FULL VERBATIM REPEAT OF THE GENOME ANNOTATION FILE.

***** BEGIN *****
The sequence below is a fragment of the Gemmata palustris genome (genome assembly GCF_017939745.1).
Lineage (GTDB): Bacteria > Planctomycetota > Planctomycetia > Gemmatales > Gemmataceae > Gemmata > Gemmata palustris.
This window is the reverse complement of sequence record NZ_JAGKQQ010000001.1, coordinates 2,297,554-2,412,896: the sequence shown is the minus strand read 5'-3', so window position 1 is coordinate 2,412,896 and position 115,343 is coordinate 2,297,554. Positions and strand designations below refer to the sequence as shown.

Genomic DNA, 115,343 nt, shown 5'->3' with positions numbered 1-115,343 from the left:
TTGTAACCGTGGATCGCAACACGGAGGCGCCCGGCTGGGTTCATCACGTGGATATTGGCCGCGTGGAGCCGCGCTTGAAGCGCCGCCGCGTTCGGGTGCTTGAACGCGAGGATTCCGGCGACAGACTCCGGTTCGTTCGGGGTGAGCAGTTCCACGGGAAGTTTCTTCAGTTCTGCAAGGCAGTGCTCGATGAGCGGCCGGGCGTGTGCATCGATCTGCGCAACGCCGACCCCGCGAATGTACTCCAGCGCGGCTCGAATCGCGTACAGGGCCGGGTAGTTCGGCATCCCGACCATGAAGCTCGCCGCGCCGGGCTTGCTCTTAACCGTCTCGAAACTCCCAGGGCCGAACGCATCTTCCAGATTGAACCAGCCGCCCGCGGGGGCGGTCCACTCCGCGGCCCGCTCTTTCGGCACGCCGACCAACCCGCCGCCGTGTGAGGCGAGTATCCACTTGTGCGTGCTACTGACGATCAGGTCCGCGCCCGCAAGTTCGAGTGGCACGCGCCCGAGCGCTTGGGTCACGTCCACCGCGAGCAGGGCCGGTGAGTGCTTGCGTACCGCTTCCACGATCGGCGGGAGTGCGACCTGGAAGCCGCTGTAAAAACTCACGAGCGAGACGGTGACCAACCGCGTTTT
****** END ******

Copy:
The sequence below is a fragment of the Gemmata palustris genome (genome assembly GCF_017939745.1).
Lineage (GTDB): Bacteria > Planctomycetota > Planctomycetia > Gemmatales > Gemmataceae > Gemmata > Gemmata palustris.
This window is the reverse complement of sequence record NZ_JAGKQQ010000001.1, coordinates 2,297,554-2,412,896: the sequence shown is the minus strand read 5'-3', so window position 1 is coordinate 2,412,896 and position 115,343 is coordinate 2,297,554. Positions and strand designations below refer to the sequence as shown.

Genomic DNA, 115,343 nt, shown 5'->3' with positions numbered 1-115,343 from the left:
TTGTAACCGTGGATCGCAACACGGAGGCGCCCGGCTGGGTTCATCACGTGGATATTGGCCGCGTGGAGCCGCGCTTGAAGCGCCGCCGCGTTCGGGTGCTTGAACGCGAGGATTCCGGCGACAGACTCCGGTTCGTTCGGGGTGAGCAGTTCCACGGGAAGTTTCTTCAGTTCTGCAAGGCAGTGCTCGATGAGCGGCCGGGCGTGTGCATCGATCTGCGCAACGCCGACCCCGCGAATGTACTCCAGCGCGGCTCGAATCGCGTACAGGGCCGGGTAGTTCGGCATCCCGACCATGAAGCTCGCCGCGCCGGGCTTGCTCTTAACCGTCTCGAAACTCCCAGGGCCGAACGCATCTTCCAGATTGAACCAGCCGCCCGCGGGGGCGGTCCACTCCGCGGCCCGCTCTTTCGGCACGCCGACCAACCCGCCGCCGTGTGAGGCGAGTATCCACTTGTGCGTGCTACTGACGATCAGGTCCGCGCCCGCAAGTTCGAGTGGCACGCGCCCGAGCGCTTGGGTCACGTCCACCGCGAGCAGGGCCGGTGAGTGCTTGCGTACCGCTTCCACGATCGGCGGGAGTGCGACCTGGAAGCCGCTGTAAAAACTCACGAGCGAGACGGTGACCAACCGCGTTTT